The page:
Jan. 1, 2008

Strategic Fragility: Infrastructure Protection and National Security in the Information Age

Modern societies have reached unprecedented levels of prosperity, yet they remain vulnerable to a wide range of possible disruptions. One significant reason for this growing vulnerability is the developed world’s reliance on an array of interlinked, interdependent critical infrastructures that span nations and even continents. The advent of these infrastructures over the past few decades has resulted in a tradeoff: the United States has gained greater productivity and prosperity at the risk of greater exposure to widespread systemic collapse. The trends that have led to this growing strategic fragility show no sign of slowing. As a result, the United States faces a new and different kind of threat to national security.

Jan. 1, 2008

From Reform to Reduction: Reports on the Management of Navy and Department of Defense Laboratories in the Post-Cold War Era

This book reviews approximately 65 of the significant reports issued on Department of Defense (DOD) and Department of the Navy (DON) management of research, development, test, and evaluation (RDT&E) from the end of the Cold War through the late 1990s.

Jan. 1, 2008

DTP-046: Winning the Invisible War: An Agricultural Pilot Plan for Afghanistan

The purpose of this paper is to propose efforts to integrate a comprehensive campaign plan that brings together security and reconstruction efforts and the plethora of governmental and nongovernmental organizations working in Afghanistan.

Dec. 1, 2007

Organizing for National Security: Unification or Coordination?

Experience gained from the 9/11 attacks, combat in Iraq and Afghanistan, disaster assistance during and after Hurricane Katrina, and the ongoing war on terror provides the basis for amending our anachronistic national security structures and practices. Many analysts and officials have called for a second-generation version of the Goldwater-Nichols Department of Defense Reorganization Act of 1986 to address the array of organizational and management challenges that we face. Some argue that the new security environment requires even more fundamental change, similar to what was enacted after World War II. The principal legislation that emerged from that era was the National Security Act of 1947. Goldwater-Nichols aimed to fix inter-Service problems by streamlining the chain of command and promoting “jointness” but did not fundamentally alter the structure of the U.S. military.

Dec. 1, 2007

Coping with the Dragon: Essays on PLA Transformation

Should the independence movement in Taiwan regain political momentum, however, the potential for U.S. military intervention in the Taiwan Strait would increase.

Oct. 1, 2007

DTP-044: Implications of an Independent Kosovo for Russia’s Near Abroad

This paper evaluates the argument that Kosovo’s situation represents a precedent for separatists elsewhere by comparing it to the four regions in the Former Soviet Union most often cited in relation to it and is intended to highlight the similarities and differences between these cases, to facilitate negotiations on the resolution of the final status of Kosovo.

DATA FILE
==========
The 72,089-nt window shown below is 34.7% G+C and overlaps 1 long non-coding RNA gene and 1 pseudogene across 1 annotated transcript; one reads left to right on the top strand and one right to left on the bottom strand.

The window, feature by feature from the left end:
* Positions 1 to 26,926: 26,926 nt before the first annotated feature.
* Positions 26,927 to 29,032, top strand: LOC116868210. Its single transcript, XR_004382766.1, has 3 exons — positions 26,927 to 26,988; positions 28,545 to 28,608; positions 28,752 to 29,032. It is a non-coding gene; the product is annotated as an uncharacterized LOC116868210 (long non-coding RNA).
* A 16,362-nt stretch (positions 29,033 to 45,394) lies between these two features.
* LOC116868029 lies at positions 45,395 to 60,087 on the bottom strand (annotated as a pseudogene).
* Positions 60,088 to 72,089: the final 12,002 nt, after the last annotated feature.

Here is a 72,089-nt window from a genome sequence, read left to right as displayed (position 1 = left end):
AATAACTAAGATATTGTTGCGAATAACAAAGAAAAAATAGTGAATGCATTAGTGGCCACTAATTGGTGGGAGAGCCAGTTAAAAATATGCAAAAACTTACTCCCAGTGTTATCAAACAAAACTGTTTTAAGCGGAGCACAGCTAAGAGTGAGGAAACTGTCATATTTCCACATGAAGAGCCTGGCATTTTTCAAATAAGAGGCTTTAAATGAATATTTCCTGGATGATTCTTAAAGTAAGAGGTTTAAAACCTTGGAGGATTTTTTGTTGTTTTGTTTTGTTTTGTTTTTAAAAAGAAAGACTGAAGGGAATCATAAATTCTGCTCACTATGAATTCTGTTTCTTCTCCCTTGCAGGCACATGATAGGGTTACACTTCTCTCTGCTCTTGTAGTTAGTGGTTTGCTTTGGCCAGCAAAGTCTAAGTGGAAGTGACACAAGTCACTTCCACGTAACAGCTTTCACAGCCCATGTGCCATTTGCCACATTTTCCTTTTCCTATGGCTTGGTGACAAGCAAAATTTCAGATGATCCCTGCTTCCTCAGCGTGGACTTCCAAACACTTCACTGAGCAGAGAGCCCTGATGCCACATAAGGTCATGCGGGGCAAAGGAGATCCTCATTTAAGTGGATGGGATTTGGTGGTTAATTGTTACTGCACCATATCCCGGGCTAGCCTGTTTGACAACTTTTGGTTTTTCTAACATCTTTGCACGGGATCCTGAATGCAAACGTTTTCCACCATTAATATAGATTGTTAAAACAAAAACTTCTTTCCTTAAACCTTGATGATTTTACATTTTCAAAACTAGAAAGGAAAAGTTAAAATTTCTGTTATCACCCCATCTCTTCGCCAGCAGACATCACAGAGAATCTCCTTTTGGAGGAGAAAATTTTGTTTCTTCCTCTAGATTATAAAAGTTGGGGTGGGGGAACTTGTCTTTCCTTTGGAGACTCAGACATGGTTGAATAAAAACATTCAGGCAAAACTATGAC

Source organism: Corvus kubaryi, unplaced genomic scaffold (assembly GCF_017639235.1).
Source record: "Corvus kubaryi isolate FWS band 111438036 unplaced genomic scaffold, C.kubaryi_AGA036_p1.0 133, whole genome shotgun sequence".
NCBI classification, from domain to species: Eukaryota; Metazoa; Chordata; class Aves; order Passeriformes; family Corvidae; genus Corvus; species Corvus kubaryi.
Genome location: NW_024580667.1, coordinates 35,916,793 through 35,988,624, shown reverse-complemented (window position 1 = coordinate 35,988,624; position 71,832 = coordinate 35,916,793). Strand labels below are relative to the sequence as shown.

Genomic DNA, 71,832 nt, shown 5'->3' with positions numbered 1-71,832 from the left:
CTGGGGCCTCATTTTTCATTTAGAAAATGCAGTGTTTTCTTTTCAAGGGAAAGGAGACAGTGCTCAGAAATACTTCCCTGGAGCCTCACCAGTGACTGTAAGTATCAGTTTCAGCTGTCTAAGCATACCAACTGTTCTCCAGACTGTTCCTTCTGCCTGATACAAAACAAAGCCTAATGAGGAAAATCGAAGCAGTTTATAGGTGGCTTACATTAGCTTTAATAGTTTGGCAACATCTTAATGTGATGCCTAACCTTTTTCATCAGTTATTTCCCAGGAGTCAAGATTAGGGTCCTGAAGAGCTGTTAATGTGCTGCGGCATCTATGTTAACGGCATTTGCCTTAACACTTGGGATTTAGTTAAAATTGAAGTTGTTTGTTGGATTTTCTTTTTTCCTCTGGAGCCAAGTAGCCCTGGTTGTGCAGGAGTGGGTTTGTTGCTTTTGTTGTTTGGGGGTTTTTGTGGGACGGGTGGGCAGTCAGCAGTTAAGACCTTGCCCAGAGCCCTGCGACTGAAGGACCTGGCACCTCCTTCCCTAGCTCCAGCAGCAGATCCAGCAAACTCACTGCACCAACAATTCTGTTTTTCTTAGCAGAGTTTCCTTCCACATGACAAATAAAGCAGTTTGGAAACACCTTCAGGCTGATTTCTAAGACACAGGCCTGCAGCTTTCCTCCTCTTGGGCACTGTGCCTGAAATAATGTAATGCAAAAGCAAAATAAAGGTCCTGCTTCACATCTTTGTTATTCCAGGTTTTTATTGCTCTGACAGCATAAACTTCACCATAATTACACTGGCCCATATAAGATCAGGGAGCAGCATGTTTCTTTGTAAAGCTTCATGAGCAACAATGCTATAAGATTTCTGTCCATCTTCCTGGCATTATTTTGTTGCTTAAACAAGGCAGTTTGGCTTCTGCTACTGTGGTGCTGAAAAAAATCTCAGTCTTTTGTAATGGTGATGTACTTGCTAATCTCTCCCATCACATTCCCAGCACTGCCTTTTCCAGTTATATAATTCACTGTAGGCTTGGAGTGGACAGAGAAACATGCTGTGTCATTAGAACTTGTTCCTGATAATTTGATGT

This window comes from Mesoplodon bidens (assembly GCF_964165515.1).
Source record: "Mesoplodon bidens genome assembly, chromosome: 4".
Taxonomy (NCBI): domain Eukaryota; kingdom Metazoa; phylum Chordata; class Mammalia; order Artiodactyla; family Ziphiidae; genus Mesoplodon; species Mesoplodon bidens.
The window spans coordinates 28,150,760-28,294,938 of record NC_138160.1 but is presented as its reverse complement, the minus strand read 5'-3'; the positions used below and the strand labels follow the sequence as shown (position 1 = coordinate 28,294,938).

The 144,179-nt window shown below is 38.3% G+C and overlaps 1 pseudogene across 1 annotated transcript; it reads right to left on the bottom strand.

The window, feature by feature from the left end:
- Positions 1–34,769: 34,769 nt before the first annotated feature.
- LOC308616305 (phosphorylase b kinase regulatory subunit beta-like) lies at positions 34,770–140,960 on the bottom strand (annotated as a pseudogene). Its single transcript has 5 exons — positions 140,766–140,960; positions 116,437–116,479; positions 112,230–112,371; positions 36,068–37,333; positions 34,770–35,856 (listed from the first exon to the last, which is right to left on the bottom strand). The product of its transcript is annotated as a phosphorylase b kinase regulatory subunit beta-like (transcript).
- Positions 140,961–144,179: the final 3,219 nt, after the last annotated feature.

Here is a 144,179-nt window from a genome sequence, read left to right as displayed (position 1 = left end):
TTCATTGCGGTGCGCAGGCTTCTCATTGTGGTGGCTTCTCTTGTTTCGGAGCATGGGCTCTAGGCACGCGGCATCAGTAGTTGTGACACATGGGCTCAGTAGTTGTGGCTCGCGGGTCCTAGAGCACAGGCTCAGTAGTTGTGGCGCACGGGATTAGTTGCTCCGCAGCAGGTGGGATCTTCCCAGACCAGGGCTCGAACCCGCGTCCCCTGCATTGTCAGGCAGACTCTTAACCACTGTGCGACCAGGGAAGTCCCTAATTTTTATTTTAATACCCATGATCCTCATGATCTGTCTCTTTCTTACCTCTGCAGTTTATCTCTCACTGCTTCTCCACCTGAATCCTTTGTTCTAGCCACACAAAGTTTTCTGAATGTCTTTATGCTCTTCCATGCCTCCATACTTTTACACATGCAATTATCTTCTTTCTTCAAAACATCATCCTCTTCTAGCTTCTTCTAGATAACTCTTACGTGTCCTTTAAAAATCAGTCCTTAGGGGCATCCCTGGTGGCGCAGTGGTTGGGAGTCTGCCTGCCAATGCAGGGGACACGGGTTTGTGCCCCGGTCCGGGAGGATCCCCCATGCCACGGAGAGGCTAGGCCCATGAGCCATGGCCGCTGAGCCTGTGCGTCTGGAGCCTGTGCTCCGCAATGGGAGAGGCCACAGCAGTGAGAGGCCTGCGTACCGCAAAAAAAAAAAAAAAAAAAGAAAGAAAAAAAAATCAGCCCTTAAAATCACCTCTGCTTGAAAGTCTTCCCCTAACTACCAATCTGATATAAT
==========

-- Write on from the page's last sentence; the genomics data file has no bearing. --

Sept. 1, 2007

The Comprehensive Approach Initiative: Future Options for NATO

Experience has shown that conflict resolution requires the application of all elements of national and international power— political, diplomatic, economic, financial, informational, social, and commercial, as well as military. To resolve conflicts or crises, the North Atlantic Treaty Organization (NATO) should adopt a Comprehensive Approach that would enable the collaborative engagement of all requisite civil and military elements of international power to end hostilities, restore order, commence reconstruction, and begin to address a conflict’s root causes. NATO can provide the military element for a comprehensive approach. Many other national, international, and nongovernmental actors can provide the civilian elements.

Sept. 1, 2007

DTP-042: U.S. Support for UN Peacekeeping: Areas for Additional DOD Assistance

This report addresses primarily those areas in which limited DoD involvement will provide multiplier benefits to U.S. Security. While beyond the scope of this study, a government-wide, comprehensive review of possible assistance should be conducted.

Sept. 1, 2007

DTP-043: A Further Look at Technologies and Capabilities for Stabilization and Reconstruction Operations

This present study resumes where the first study left off, expanding on identifying capability needs and possible technology solutions to the S&R problems facing the force today and in the future.

July 1, 2007

Privatizing While Transforming

The Armed Forces of the United States are designed to be supported by capabilities provided by civilians. The Army, for example, depends not only on Reserve and National Guard components for warfighting elements, but also on private contractors for numerous roles no longer performed by military personnel. Originally working in small contingents focused on logistical functions, private contractors now rival military personnel in number in the battlespace. In addition to providing direct logistical support to the military, contractors perform equipment maintenance and reconstruction work, train military and police, and work as civil affairs staff, interpreters, and even interrogators. They also provide private armed security services. The issues arising from new roles are exacerbated by the growth of the contractor population in conflict zones at a pace that defies effective recordkeeping.